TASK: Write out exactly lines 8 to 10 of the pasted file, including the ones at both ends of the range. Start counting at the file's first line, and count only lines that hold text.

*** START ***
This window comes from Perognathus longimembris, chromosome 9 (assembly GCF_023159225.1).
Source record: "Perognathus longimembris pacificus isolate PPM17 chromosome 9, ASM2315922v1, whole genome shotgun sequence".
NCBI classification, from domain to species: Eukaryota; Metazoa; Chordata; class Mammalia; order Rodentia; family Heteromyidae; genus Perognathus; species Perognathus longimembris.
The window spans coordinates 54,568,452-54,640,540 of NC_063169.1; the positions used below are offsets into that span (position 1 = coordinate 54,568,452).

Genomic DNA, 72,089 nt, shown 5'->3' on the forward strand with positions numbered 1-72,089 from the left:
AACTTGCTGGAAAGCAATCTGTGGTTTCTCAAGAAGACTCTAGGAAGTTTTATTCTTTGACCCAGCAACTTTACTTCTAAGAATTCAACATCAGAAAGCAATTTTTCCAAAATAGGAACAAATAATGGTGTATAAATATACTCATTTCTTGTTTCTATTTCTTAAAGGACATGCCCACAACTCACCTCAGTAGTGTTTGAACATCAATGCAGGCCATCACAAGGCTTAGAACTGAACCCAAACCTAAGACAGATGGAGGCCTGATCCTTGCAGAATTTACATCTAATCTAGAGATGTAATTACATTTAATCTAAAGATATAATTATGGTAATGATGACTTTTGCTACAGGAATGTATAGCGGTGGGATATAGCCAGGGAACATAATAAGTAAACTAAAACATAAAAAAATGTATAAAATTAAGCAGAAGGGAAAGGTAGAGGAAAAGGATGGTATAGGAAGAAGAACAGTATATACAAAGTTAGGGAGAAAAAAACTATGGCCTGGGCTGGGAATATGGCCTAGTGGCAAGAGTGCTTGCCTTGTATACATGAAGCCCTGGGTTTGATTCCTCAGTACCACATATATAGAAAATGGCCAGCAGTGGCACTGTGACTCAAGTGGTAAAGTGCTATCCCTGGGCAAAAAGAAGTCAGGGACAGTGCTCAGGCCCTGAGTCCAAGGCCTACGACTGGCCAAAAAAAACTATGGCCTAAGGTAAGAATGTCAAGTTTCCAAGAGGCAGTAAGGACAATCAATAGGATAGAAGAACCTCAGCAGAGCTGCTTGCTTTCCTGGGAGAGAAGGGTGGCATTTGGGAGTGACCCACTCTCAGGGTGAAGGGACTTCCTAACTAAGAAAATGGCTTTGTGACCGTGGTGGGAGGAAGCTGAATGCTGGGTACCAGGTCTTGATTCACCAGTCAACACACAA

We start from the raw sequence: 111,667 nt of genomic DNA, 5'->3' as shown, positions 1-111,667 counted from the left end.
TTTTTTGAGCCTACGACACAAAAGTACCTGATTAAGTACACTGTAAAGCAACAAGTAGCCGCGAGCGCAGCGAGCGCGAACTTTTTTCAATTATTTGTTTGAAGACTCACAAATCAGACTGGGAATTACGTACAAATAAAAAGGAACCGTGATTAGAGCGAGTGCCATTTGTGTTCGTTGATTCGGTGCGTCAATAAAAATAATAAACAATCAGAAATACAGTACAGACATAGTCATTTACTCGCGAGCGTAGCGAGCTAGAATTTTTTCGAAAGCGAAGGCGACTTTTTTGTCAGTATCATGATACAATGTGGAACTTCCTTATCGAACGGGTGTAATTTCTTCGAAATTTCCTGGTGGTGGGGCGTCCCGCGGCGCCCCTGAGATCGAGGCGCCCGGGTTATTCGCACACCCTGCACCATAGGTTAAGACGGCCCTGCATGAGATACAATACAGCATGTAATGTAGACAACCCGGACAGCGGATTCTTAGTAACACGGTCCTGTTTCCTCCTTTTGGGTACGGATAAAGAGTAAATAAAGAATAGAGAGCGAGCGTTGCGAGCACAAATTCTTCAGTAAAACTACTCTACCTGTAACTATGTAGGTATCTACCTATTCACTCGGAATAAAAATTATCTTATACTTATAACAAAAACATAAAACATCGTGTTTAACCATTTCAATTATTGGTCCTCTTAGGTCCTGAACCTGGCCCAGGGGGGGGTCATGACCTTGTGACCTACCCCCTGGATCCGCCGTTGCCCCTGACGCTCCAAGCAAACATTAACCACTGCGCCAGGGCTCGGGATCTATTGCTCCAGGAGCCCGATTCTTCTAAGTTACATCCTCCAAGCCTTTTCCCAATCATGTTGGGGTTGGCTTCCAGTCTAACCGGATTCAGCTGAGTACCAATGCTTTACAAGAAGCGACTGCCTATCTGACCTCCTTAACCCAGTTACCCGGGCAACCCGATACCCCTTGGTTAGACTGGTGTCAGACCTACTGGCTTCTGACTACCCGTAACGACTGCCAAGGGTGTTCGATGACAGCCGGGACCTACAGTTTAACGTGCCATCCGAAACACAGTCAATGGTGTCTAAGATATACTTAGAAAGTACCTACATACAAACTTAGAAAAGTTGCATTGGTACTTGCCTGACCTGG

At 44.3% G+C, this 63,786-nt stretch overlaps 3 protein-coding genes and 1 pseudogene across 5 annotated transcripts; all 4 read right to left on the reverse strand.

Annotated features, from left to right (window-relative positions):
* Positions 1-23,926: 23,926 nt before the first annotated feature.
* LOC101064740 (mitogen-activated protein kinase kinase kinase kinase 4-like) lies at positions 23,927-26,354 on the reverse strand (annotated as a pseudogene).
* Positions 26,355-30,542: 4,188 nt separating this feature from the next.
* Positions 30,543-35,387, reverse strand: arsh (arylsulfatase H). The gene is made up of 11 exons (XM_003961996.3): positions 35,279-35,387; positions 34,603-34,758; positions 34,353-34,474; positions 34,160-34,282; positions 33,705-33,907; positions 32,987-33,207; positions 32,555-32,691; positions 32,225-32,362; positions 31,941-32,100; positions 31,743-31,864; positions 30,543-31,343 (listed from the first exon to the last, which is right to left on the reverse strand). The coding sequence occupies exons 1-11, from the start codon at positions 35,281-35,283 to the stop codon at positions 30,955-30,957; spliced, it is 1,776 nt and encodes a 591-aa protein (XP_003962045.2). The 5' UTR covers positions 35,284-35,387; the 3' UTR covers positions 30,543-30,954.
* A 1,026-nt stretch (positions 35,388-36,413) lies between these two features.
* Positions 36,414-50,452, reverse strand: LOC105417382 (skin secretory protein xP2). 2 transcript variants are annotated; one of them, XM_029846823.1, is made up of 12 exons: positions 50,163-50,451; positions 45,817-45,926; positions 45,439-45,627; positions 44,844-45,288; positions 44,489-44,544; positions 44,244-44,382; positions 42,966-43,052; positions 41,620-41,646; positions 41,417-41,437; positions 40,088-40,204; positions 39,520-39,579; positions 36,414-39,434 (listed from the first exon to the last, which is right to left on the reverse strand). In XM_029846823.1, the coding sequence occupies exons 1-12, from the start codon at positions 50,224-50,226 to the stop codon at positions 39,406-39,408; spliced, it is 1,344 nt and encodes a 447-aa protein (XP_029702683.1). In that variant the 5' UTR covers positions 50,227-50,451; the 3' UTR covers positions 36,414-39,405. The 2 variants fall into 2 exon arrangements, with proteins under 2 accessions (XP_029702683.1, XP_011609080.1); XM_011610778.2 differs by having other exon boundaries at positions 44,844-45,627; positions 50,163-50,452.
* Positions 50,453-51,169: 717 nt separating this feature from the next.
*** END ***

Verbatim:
TTTTTTGAGCCTACGACACAAAAGTACCTGATTAAGTACACTGTAAAGCAACAAGTAGCCGCGAGCGCAGCGAGCGCGAACTTTTTTCAATTATTTGTTTGAAGACTCACAAATCAGACTGGGAATTACGTACAAATAAAAAGGAACCGTGATTAGAGCGAGTGCCATTTGTGTTCGTTGATTCGGTGCGTCAATAAAAATAATAAACAATCAGAAATACAGTACAGACATAGTCATTTACTCGCGAGCGTAGCGAGCTAGAATTTTTTCGAAAGCGAAGGCGACTTTTTTGTCAGTATCATGATACAATGTGGAACTTCCTTATCGAACGGGTGTAATTTCTTCGAAATTTCCTGGTGGTGGGGCGTCCCGCGGCGCCCCTGAGATCGAGGCGCCCGGGTTATTCGCACACCCTGCACCATAGGTTAAGACGGCCCTGCATGAGATACAATACAGCATGTAATGTAGACAACCCGGACAGCGGATTCTTAGTAACACGGTCCTGTTTCCTCCTTTTGGGTACGGATAAAGAGTAAATAAAGAATAGAGAGCGAGCGTTGCGAGCACAAATTCTTCAGTAAAACTACTCTACCTGTAACTATGTAGGTATCTACCTATTCACTCGGAATAAAAATTATCTTATACTTATAACAAAAACATAAAACATCGTGTTTAACCATTTCAATTATTGGTCCTCTTAGGTCCTGAACCTGGCCCAGGGGGGGGTCATGACCTTGTGACCTACCCCCTGGATCCGCCGTTGCCCCTGACGCTCCAAGCAAACATTAACCACTGCGCCAGGGCTCGGGATCTATTGCTCCAGGAGCCCGATTCTTCTAAGTTACATCCTCCAAGCCTTTTCCCAATCATGTTGGGGTTGGCTTCCAGTCTAACCGGATTCAGCTGAGTACCAATGCTTTACAAGAAGCGACTGCCTATCTGACCTCCTTAACCCAGTTACCCGGGCAACCCGATACCCCTTGGTTAGACTGGTGTCAGACCTACTGGCTTCTGACTACCCGTAACGACTGCCAAGGGTGTTCGATGACAGCCGGGACCTACAGTTTAACGTGCCATCCGAAACACAGTCAATGGTGTCTAAGATATACTTAGAAAGTACCTACATACAAACTTAGAAAAGTTGCATTGGTACTTGCCTGACCTGG

At 44.3% G+C, this 63,786-nt stretch overlaps 3 protein-coding genes and 1 pseudogene across 5 annotated transcripts; all 4 read right to left on the reverse strand.

Annotated features, from left to right (window-relative positions):